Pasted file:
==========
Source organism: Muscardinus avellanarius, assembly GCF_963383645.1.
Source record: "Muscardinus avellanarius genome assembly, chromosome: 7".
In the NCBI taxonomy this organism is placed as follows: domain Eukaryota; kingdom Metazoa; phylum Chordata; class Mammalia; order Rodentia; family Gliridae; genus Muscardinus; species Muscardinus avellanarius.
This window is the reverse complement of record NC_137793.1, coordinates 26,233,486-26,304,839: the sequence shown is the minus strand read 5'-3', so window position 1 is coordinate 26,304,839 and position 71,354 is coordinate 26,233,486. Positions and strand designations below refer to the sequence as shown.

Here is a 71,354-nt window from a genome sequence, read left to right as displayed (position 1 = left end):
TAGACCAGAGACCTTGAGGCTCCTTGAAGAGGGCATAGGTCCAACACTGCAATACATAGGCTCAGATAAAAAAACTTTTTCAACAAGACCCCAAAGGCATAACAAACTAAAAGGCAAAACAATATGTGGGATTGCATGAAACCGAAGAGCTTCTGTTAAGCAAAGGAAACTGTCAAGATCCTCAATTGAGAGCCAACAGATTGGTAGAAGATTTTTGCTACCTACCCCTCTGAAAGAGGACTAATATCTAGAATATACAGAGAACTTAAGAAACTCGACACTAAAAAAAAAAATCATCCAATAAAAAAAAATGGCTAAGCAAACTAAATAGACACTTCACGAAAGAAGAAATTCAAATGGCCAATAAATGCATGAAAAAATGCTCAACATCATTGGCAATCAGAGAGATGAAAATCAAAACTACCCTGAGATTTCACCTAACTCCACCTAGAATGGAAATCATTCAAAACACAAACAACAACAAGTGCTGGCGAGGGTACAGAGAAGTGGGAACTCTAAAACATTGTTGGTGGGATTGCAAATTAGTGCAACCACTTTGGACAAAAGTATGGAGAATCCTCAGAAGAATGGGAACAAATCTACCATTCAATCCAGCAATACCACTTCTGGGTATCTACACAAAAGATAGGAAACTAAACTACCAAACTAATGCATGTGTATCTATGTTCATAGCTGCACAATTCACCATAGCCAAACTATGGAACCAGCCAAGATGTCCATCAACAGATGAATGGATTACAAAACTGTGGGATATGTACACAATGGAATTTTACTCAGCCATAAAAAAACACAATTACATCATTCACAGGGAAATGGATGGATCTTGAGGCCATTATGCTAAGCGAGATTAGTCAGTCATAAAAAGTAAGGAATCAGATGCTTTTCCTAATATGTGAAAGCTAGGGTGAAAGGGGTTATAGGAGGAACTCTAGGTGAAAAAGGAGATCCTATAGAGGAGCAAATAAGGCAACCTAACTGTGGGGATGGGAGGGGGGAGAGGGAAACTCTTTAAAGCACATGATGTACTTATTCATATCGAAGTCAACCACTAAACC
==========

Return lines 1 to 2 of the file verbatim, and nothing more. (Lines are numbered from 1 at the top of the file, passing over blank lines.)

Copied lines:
Source organism: Muscardinus avellanarius, assembly GCF_963383645.1.
Source record: "Muscardinus avellanarius genome assembly, chromosome: 7".